Finding links can be done with a pattern I've used elsewhere in my blog editor code: Regular expressions can fairly efficiently find the relevant things. Yes, this could be done with proper HTML parsing, but that will generate a lot more allocations and general processing overhead, so while probably more formally correct it's not my favourite answer for finding elements in this circumstance. With that in mind we can define expressions to find links, and to extract the dates:

private static readonly Regex _links = new Regex("<a\\s?(?<attrs>.*?)>(?<inner>.*?)</a>\\s?", RegexOptions.Compiled | RegexOptions.IgnoreCase);
private static readonly Regex _date = new Regex("until=\"(?<date>.*?)\"", RegexOptions.Compiled | RegexOptions.IgnoreCase);


The _links expression finds any <a></a> element and extracts its attributes and its contained content. And the _date expression finds the until attribute and extracts its value.

The code will need some state as it works. It'll need to track the content getting injected into the footnote that describes changes. It will need to track if any changes which need saving were made. And it will need to fetch the raw content from the input document. The first two of those are trivial, and Statiq provides convenient helper methods on IDocument to let you fetch the underlying content:

var footnoteToAppend = string.Empty;
var hasChanged = false;
var content = await input.GetContentStringAsync();


Then comes the more fun stuff:

var links = _links.Matches(content);
foreach(Match link in links)
    var attrs = link.Groups["attrs"].Value;

    var date = _date.Match(attrs);
        var txt = date.Groups["date"].Value;
        if(DateTime.TryParse(txt, out DateTime parsedDate))
            if(parsedDate.Date < DateTime.Now.Date)
                // remove link and return
                content = content.Replace(link.Value, link.Groups["inner"].Value + "<a class=\"expired\" href=\"#expired\">**</a> ");
                hasChanged = true;

                footnoteToAppend += $"<li>{link.Value}</li>";
                // remove until="??" and return
                content = content.Replace($" {date.Value}", "");
                hasChanged = true;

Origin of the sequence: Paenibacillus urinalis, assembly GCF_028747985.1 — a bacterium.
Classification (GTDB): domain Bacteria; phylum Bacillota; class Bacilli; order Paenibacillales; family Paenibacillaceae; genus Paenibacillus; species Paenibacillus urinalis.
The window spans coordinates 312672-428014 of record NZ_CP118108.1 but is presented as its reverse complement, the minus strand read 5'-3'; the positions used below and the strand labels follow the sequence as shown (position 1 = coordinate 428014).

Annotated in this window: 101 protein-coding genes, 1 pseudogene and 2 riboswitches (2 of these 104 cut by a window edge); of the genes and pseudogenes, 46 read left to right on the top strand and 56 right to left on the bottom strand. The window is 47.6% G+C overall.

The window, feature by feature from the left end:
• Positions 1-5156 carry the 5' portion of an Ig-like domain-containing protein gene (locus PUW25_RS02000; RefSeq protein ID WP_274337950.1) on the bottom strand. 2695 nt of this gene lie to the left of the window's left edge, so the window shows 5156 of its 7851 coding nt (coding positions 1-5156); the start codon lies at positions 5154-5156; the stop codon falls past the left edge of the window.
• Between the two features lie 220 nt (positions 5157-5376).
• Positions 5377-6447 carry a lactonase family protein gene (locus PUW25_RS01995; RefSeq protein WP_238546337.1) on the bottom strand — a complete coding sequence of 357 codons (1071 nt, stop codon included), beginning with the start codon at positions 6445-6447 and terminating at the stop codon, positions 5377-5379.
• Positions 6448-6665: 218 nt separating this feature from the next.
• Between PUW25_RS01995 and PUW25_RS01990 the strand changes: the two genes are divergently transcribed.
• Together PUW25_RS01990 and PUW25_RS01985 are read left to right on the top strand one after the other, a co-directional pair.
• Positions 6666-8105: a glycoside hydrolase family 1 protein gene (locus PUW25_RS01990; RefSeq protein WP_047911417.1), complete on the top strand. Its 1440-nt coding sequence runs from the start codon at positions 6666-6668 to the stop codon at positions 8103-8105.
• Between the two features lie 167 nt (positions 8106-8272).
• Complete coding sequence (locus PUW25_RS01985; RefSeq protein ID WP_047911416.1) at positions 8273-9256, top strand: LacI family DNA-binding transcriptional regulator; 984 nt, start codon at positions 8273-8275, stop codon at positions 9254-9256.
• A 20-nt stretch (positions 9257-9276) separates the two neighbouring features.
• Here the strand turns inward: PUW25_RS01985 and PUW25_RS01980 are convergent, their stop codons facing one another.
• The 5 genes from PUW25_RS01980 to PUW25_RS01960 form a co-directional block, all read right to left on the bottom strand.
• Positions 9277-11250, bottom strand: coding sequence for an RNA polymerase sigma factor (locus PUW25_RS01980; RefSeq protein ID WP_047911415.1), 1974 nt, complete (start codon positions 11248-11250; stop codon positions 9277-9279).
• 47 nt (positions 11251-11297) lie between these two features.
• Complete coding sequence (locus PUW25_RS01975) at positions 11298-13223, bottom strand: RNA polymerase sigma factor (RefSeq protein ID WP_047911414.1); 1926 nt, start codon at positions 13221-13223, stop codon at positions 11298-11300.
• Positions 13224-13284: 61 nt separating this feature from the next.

The code can iterate over the set of links that the the first regular expression discovers. And for each one it can try to parse out the date from the found attributes. If the date gets matched, it can be checked to see if its passed or not.

In the first highlighted block above it checks the parsed dates. For dates which have passed, the content of the post needs to change to replace the original <a/> element with the inner text that got matched before, and an anchor link to the footnote that will come later. And then the original link gets added to the footnote. That removes the expired link from the flow of the document, but keeps a copy in the footnote in case readers still want to look.

In the second highlighted block it deals with removing the until attribute if the link itself was not expired. I made up that attribute, so it's not valid HTML and it shouldn't be published in the final page. This only needs to happen if the overall link is staying in the page though.

Note that in both cases, when changes get made to the content it sets the hasChanged flag. That helps the code decide if it needs to replace Statiq's current document with the revised content this code is creating. For the majority of pages this will not need to happen, as they won't have changed.

But once that loop is done and all the relevant links have been modified, the remainder of the updating can happen:

    if(footnoteToAppend.Length > 0)
        content += "<blockquote><h4>Expired links</h4><div><a class=\"expired\" name=\"expired\">**</a> Some links in this page have expired. The originals are listed here, but they may no longer point to the correct content:</div><ol>" + footnoteToAppend + "</ol></blockquote>";

    var mt = input.GetContentProvider().MediaType;
    return input
        .Clone(context.GetContentProvider(content, mt))